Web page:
In New Orleans, step outside your door — if you have shelter since the city’s housing grows less affordable every day — and you have a poorer chance of coming back alive than in almost any major city in the world. But at least you won’t have to battle rising seas while Mayor Mitch Landrieu concentrates on healing the planet, helped by his own Ministry of Silly Walks.

The Monty Python sketch that lampoons misguided government priorities and expenditures remains a comedy classic. Unfortunately, Landrieu’s agenda in his final months in office is anything but a laughing matter, as he proposes spending time and money to make living in New Orleans less affordable than ever while not really tackling its major problem.

This month, New Orleans’ murder rate — fourth highest in the country and ranked 32nd among major cities worldwide in 2016 — continued to climb at a pace easily surpassing last year’s. The city’s failure to curb violent crime drew substantial attention from Landrieu in his last State of the City speech this month, which he used to promote initiatives he claimed would reverse deteriorating public safety. He also briefly asserted that housing, which in 2015 ranked 29th most expensive of the 302 largest cities in the country, would become more affordable as a result of his policies.

But he first mentioned climate change as an “existential” threat to the city’s future and implied that catastrophic, man-made global warming, left unchecked, would swamp everything. Promising immediate action, the next day he delivered a Climate Action Strategy under the purview of the "ministry" in question, guided by Deputy Mayor Jeff Hebert as chief resilience officer. The plan envisions using more low-carbon and sustainable resources, expanding mass transit and promoting fuel efficiency, and reducing waste through recycling and composting.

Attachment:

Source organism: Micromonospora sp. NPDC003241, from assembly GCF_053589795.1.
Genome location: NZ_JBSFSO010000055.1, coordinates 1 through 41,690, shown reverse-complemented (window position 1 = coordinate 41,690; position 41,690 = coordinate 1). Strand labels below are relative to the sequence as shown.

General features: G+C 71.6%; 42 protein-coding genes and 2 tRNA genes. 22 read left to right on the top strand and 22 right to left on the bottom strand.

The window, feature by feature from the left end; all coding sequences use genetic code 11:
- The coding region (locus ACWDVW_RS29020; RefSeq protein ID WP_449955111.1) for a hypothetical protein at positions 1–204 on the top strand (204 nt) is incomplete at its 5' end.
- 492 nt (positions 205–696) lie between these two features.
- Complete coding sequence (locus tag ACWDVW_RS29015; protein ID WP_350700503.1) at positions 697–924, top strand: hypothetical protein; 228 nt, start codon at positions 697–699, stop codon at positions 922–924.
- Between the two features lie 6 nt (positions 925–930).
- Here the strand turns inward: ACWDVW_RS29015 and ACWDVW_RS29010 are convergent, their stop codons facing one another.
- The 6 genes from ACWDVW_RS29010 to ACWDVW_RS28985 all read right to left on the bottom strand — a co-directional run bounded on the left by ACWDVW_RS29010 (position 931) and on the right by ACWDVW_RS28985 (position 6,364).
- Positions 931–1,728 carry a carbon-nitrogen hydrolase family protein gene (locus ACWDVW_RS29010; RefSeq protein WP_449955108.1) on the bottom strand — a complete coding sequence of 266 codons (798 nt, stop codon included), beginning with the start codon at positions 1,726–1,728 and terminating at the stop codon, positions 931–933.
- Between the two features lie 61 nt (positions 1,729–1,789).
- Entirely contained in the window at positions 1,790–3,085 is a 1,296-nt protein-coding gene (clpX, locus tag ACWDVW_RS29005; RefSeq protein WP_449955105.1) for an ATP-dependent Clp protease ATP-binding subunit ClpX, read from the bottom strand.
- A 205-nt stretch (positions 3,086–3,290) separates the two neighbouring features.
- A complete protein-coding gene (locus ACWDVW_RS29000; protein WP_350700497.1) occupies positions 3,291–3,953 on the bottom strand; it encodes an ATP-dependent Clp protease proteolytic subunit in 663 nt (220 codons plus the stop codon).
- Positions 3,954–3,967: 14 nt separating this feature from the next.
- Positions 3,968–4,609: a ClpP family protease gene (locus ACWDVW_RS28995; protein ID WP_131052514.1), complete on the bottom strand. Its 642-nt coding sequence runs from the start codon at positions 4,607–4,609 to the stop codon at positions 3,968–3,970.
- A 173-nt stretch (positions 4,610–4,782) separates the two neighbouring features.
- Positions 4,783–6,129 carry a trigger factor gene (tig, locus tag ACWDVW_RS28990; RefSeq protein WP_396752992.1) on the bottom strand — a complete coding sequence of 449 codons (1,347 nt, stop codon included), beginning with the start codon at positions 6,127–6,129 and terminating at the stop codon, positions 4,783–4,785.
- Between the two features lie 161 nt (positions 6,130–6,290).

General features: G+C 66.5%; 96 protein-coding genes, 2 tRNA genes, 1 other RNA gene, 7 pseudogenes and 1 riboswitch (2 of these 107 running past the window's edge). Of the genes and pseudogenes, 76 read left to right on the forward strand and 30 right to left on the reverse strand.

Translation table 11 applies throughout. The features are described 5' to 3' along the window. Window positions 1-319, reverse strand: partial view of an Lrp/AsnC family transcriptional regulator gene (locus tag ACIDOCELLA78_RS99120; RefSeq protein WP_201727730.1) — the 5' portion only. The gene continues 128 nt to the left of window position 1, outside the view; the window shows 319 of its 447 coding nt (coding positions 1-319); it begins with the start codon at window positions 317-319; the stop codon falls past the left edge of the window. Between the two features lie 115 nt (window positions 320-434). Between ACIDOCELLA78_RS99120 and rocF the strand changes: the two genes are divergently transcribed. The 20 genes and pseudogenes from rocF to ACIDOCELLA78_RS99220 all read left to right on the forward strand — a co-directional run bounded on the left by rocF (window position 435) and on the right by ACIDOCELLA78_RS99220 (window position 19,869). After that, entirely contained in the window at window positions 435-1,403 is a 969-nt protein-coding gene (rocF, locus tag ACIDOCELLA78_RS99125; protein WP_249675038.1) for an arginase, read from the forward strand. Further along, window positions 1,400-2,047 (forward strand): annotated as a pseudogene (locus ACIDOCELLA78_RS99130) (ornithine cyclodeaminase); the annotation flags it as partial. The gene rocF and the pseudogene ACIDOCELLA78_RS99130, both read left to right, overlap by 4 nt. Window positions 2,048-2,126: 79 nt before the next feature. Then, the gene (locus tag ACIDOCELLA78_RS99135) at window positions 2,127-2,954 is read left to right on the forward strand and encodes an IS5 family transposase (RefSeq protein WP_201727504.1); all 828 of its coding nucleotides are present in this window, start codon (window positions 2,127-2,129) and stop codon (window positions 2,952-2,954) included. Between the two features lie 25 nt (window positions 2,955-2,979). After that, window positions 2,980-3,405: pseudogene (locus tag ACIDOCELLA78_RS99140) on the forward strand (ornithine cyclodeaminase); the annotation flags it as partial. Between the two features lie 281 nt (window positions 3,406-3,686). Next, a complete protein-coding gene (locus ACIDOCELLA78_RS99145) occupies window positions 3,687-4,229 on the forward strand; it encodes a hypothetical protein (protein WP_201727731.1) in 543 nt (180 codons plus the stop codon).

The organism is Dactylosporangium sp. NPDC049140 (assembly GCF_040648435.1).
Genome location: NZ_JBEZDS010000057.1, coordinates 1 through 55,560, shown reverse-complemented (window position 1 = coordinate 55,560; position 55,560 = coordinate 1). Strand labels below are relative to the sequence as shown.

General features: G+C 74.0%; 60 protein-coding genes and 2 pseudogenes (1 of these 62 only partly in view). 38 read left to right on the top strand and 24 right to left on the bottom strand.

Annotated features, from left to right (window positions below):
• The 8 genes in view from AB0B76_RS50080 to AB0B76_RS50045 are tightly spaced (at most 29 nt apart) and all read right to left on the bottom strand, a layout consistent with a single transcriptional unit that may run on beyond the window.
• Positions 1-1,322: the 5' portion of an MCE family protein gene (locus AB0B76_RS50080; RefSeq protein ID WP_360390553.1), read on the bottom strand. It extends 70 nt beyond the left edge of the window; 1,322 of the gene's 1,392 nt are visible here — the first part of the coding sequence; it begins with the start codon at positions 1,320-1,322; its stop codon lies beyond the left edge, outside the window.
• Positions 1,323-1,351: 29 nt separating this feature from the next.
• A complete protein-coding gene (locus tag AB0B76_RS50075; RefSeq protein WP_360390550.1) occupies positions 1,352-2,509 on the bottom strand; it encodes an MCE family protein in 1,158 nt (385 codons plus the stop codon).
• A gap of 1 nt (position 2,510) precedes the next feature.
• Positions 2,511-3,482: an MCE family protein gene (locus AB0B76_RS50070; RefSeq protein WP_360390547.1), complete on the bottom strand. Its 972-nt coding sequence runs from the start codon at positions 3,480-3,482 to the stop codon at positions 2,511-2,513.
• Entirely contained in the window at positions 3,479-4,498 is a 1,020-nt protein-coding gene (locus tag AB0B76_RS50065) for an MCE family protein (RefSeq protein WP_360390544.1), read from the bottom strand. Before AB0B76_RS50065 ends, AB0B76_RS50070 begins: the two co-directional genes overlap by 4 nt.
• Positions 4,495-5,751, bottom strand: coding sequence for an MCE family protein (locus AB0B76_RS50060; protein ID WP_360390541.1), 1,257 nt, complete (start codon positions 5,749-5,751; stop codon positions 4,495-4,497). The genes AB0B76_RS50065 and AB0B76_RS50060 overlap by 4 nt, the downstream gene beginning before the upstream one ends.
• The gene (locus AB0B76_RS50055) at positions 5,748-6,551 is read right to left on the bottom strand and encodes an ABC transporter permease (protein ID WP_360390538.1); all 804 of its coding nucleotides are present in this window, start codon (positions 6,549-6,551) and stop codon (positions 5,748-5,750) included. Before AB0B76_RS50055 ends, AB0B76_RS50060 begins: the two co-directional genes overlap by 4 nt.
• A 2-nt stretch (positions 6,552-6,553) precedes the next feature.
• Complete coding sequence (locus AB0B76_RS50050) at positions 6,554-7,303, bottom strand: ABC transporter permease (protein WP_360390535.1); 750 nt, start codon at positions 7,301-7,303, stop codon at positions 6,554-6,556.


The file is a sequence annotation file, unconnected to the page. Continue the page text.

Louisiana has a lot of fossil fuel, making its energy costs among the lowest in the country. But solar energy would cost consumers more. A comparison of the price of energy sources by Forbes contributor James Conca showed that coal costs 4.1 cents per kilowatt hour, natural gas 5.2 cents an hour, and solar 7.7 cents an hour. The mayor's idea to boost recycling has potential new costs, too, posing another financial obligation on residents.

Worse, diverting money to a green agenda would take resources away from the city's real problem, an understaffed police force. Despite having by far the state’s highest municipal property tax rate, which partly explains the city’s high cost of housing, Landrieu never has found money to hire about 300 more police officers to bring the force up to recommended staffing levels, even as public safety and emergency preparedness already eat up 63 percent of the city’s budget.

His and the City Council’s failure to do so has cost lives. Upon taking office nearly eight years ago, the population of 356,317 had endured 2,593 violent crimes, including 175 murders in 2010. The first six months of 2016 saw 2,041 violent crimes inflicted upon its 393,447 residents, and the 2017 pace for homicides looks like it will approach 200 by year’s end.

Landrieu’s well-publicized measures, such as administrative reforms, more social services for ex-cons, and midnight basketball haven’t dented the incidence of violent crime. And even as he laments poverty as causing criminality, under his watch median household income through 2015 declined 1.8 percent.

Those challenges shouldn't be neglected to accommodate the political left’s fashion on the environment. Landrieu needs a reality check, and his successor should abandon his flawed approach.


Jeff Sadow is an associate professor of political science at Louisiana State University-Shreveport, where he teaches Louisiana government. He is author of a blog about Louisiana politics,, where links to information in this column may be found. When the Louisiana Legislature is in session, he writes about legislation in it at Follow him on Twitter, @jsadowadvocate or email His views do not necessarily express those of his employer.